As seen in FIG. 1, the sample hoses 44 and 46 are respectively connected through the sample outlets 40 and 42 to each provide a filtrate sample to the solenoid valve 48.
The valve 48 alternately closes off flow through the sample hose 44 and the sample hose 46 when cyclically energized and deenergized by the electrical timer and switch 50. The sample filtrate sample coming through either hose 44 or hose 46 is passed through the sample hose 52 into the adjustable flow controller indicator 54 and on to a sample analyzer or the like as do the prior art devices.
The switching transit time of the solenoid valve 48 is very short, a few milliseconds for example, so that the flow through the sample hose 52 is relatively constant though alternately coming through the sample hose 44 and the sample hose 46.
In operation, a liquid is supplied through filter 12 and filter 14 from an external pump (not shown) with the drive motor 20 and the timer 50 both being in operation. The rotary agitators 64 maintain the liquid within the cavities 88 of the filter units 12 and 14 in a state of great turbulence. Concurrently, each agitator 64 draws such turbulent liquid through the agitator wash holes 90 to be discharged in a swirling, washing action against the exposed face of a respective filter element 74.
At the time that liquid is flowing through a filter unit and its associated sample hose, sample hose 44 for example, such flow creates a pressure differential across the filter 74 which tends to retain filtered particles on the face of the filter. Even with the swirling, washing action of the turbulent liquid coming through the wash holes 90, some of the filtered out particles remain and begin to accumulate on the face of the filter 74.
When the solenoid valve 48 switches the liquid flow through the hose 44 to flow through the hose 46, then the pressure differential on its associated filter element 74 begins with consequent particle accumulation on the open face of that filter. Meanwhile, the pressure differential across the filter associated with hose 44 has ceased to exist and the swirling, washing action of the turbulent liquid through the hose 90 in that filter unit effectively removes all of the filtered out particles which has accumulated on that associated filter face.
The timer 50 switches the solenoid valve 48 in a regular cycle to cause a repeated cycle of flow through hose 44, then hose 46. The cycle frequency produced by the timer 50 may be adjustable. As an example, the timer 50 may be adjusted to cause the solenoid valve 48 to cycle at thirty second intervals and thereby permit flow alternately through hose 44 or hose 46 for thirty second periods with the filter element 74 associated with the closed off hose being washed clean of filtered particulates in the meantime.
The filter apparatus illustrated in FIG. 1, is specifically identified as a Model 8500 sample conditioning system, as an example. This model is designed, for example, to supply a 35-50 ml filtered sample to on-stream process analyzers. Membrane filter elements 74 are used to remove submicron and larger particles from the analyzer samples. Standard filter elements have a 0.2 micron rating. The filter elements may be supplied with other micron ratings.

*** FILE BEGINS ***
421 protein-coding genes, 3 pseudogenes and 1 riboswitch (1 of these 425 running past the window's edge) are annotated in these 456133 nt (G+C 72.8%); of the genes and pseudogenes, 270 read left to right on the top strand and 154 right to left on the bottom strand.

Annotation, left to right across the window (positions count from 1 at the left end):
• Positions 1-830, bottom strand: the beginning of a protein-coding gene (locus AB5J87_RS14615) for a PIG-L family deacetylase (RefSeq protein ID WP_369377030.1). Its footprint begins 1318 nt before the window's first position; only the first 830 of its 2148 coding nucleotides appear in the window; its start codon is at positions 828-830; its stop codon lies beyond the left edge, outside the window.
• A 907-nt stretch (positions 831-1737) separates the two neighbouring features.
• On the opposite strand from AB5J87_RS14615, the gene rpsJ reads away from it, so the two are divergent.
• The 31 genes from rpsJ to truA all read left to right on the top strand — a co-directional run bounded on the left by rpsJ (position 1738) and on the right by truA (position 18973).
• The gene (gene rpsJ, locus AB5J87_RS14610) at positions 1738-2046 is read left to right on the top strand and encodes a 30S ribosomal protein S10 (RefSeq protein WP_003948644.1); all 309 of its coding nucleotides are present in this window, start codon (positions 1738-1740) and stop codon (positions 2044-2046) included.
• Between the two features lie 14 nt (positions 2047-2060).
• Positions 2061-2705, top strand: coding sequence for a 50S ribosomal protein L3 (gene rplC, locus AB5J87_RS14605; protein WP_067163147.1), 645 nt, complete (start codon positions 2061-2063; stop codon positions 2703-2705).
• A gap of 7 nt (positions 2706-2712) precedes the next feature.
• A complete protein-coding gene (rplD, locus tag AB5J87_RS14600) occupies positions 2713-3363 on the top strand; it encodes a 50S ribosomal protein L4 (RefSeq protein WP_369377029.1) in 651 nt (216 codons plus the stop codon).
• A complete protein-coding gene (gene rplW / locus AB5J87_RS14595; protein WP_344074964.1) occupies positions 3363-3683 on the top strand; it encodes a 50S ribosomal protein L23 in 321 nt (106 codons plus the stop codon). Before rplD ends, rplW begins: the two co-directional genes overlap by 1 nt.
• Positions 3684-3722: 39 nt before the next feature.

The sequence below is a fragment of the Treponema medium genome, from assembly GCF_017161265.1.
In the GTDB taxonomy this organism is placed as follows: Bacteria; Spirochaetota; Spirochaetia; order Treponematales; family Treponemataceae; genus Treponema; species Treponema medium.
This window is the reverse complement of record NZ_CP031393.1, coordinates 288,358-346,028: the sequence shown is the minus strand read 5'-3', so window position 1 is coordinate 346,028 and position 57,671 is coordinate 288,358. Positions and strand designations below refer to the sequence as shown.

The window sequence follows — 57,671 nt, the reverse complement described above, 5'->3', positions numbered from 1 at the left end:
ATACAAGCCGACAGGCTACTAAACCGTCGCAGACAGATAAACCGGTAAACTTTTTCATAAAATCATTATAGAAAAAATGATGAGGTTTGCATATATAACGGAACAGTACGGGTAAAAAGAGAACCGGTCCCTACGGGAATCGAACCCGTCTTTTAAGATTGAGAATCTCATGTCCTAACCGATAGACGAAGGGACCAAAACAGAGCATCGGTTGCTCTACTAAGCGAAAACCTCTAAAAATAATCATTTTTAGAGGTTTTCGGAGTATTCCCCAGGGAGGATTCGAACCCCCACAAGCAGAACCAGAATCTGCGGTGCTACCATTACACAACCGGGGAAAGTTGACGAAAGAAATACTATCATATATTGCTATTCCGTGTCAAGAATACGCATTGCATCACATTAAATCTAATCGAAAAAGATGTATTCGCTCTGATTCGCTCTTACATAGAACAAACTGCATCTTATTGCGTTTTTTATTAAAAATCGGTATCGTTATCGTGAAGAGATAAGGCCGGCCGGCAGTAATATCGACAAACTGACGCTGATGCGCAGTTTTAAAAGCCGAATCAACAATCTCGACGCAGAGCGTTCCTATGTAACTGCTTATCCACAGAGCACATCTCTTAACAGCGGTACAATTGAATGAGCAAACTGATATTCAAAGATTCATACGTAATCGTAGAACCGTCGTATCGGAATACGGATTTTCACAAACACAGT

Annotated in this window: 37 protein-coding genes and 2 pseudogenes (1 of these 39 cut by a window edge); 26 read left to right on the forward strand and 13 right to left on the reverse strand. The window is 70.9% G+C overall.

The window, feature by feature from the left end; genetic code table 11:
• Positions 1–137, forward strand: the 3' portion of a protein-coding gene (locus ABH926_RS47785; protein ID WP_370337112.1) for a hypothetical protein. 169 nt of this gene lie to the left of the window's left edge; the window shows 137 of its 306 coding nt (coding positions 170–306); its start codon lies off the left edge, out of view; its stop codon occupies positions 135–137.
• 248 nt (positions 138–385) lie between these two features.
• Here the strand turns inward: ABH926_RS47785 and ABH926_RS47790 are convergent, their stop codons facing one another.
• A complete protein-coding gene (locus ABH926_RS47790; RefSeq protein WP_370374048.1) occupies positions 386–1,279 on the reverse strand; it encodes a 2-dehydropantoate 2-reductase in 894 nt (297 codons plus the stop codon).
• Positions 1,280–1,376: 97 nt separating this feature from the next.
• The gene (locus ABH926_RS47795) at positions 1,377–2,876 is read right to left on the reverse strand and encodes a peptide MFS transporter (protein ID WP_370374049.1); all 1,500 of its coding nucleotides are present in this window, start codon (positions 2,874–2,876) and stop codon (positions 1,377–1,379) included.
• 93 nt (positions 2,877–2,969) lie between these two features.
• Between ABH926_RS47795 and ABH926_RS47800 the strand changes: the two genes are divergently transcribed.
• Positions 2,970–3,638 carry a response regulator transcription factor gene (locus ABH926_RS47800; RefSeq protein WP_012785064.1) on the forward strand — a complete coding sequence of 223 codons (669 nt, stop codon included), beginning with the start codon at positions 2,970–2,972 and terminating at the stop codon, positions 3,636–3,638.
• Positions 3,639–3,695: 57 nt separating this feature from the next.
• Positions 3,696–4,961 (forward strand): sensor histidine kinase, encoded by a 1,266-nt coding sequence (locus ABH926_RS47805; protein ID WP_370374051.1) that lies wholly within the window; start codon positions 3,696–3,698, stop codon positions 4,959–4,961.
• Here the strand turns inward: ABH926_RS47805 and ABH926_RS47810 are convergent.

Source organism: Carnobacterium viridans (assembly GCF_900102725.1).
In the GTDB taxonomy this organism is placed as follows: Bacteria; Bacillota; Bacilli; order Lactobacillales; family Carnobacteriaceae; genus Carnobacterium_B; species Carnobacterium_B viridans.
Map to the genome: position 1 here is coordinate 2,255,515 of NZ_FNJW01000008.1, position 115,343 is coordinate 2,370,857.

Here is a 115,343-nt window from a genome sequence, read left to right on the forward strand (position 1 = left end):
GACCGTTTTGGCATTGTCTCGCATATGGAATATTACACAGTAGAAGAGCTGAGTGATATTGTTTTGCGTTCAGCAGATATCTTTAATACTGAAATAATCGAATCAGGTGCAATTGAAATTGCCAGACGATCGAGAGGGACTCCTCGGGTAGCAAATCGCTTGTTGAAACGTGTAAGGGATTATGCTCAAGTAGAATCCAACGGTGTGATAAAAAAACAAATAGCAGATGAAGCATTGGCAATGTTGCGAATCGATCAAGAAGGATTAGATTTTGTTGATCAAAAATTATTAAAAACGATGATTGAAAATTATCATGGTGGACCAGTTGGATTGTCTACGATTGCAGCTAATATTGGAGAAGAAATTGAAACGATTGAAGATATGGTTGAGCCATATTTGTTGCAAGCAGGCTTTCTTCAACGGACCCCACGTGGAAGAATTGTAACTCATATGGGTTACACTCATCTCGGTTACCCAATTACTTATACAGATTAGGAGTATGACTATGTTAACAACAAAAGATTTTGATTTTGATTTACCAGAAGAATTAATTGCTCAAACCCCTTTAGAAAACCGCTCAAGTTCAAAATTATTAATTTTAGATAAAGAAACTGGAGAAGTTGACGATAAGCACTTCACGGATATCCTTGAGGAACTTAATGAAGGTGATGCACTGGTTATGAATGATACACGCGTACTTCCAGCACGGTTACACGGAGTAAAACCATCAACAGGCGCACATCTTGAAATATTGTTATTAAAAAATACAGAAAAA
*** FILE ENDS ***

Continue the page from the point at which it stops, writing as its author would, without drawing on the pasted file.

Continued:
As previously described, the filter units 12 and 14 house the membrane filter element 74. A by-pass flow of two to six gpm updates the sample and provides part of the cleaning action of each filter element. Such by-pass flow is the flow entering the inlet 36 from an external pump and exiting through the outlet 32, as previously described. Such by-pass flow alone does not provide much turbulence in this model to keep the filter element clean. Accordingly, the rotary agitator 64 with its wash holes 90 is operated in each of filter units 12 and 14 through the belt drive system driven by the motor 20. The two rotary agitators 64 are driven by a 1/4 hp motor, for example.
The membrane filter elements 74 are thin (0.005 inches thick) sheets of polymer material that have a closely controlled porosity. The thin filter element gives a surface type filtering action. Particles larger than the pore size remains on the filtered surface. With the standard 0.2 micron filter elements, particles larger than 0.2 micron will not enter the filter element pores. Particles on the surface of the filter element are cyclically washed off and carried out in the 2-6 gpm by-pass stream.
The model 8500 filtering system uses 7 inch diameter filter elements, for example. A small hole is located in the center of the filter element 74 to permit assembly and attachment of the filter element 74, the filter pad 76, and the support plate 78 to the cap 58 by the retainer screws 68 and associated retainer washers 70 and 72, as previously mentioned.
The filter elements 74 do not require replacement until the flow has reached a minimum, or a break through in the filter element occurs. Such a break through or rupture in a filter element 74 is indicated when there is a drastic increase in flow and/or when particles appear in the filtrate to the analyzer.
A back pressure on the model 8500 can be maintained by putting a long length (15 to 20 feet) of 3/8" or 1/4" diameter tubing, as appropriate, on the by-pass flow out of the outlet 32. This use of tubing eliminates plugging problems associated with valves which are sometimes used to maintain a back pressure. A pressure gage (not shown) is useful on the input or output of the filtering system to observe the by-pass condition.
It is to be noted that, while a preferred embodiment of the filtering system 10 is disclosed, considerable change and modification may be made to the filter system and its component parts, all while remaining in the spirit of the invention as reflected by the purview and scope of the appended claims.
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|U.S. Classification||210/107, 210/433.1, 210/138, 210/414|
|International Classification||B01D35/12, B01D29/01, B01D35/22, B01D65/08, B01D35/26|
|Cooperative Classification||B01D29/01, B01D2321/2041, B01D63/08, B01D35/12, B01D65/08, B01D61/18, B01D35/26, B01D63/087|
|European Classification||B01D63/08, B01D65/08, B01D61/18, B01D63/08F, B01D29/01, B01D35/26, B01D35/12|
|Apr 16, 1991||REMI||Maintenance fee reminder mailed|
|Apr 29, 1991||SULP||Surcharge for late payment|
|Apr 29, 1991||FPAY||Fee payment|
Year of fee payment: 4
|Apr 25, 1995||REMI||Maintenance fee reminder mailed|
|Jun 1, 1995||FPAY||Fee payment|
Year of fee payment: 8
|Jun 1, 1995||SULP||Surcharge for late payment|
|Apr 6, 1999||REMI||Maintenance fee reminder mailed|
|Sep 12, 1999||LAPS||Lapse for failure to pay maintenance fees|
|Nov 23, 1999||FP||Expired due to failure to pay maintenance fee|
Effective date: 19990915